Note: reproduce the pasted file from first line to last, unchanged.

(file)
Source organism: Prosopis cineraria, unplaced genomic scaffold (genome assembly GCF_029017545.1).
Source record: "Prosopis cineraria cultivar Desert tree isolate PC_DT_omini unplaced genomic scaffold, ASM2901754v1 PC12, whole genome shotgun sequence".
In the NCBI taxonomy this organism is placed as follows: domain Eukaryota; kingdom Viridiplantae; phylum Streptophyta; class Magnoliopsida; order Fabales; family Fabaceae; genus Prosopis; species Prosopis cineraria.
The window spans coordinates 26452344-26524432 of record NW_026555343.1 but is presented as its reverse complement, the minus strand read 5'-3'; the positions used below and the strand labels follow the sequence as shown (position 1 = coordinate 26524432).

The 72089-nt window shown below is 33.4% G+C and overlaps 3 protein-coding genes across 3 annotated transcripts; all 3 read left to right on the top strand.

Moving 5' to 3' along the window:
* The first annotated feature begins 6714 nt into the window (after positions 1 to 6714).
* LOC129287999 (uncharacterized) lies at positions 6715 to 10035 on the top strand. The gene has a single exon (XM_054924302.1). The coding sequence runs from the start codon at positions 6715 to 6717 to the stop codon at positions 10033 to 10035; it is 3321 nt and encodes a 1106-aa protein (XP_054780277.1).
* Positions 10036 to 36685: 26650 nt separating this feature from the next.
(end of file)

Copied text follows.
Source organism: Prosopis cineraria, unplaced genomic scaffold (genome assembly GCF_029017545.1).
Source record: "Prosopis cineraria cultivar Desert tree isolate PC_DT_omini unplaced genomic scaffold, ASM2901754v1 PC12, whole genome shotgun sequence".
In the NCBI taxonomy this organism is placed as follows: domain Eukaryota; kingdom Viridiplantae; phylum Streptophyta; class Magnoliopsida; order Fabales; family Fabaceae; genus Prosopis; species Prosopis cineraria.
The window spans coordinates 26452344-26524432 of record NW_026555343.1 but is presented as its reverse complement, the minus strand read 5'-3'; the positions used below and the strand labels follow the sequence as shown (position 1 = coordinate 26524432).

The 72089-nt window shown below is 33.4% G+C and overlaps 3 protein-coding genes across 3 annotated transcripts; all 3 read left to right on the top strand.

Moving 5' to 3' along the window:
* The first annotated feature begins 6714 nt into the window (after positions 1 to 6714).
* LOC129287999 (uncharacterized) lies at positions 6715 to 10035 on the top strand. The gene has a single exon (XM_054924302.1). The coding sequence runs from the start codon at positions 6715 to 6717 to the stop codon at positions 10033 to 10035; it is 3321 nt and encodes a 1106-aa protein (XP_054780277.1).
* Positions 10036 to 36685: 26650 nt separating this feature from the next.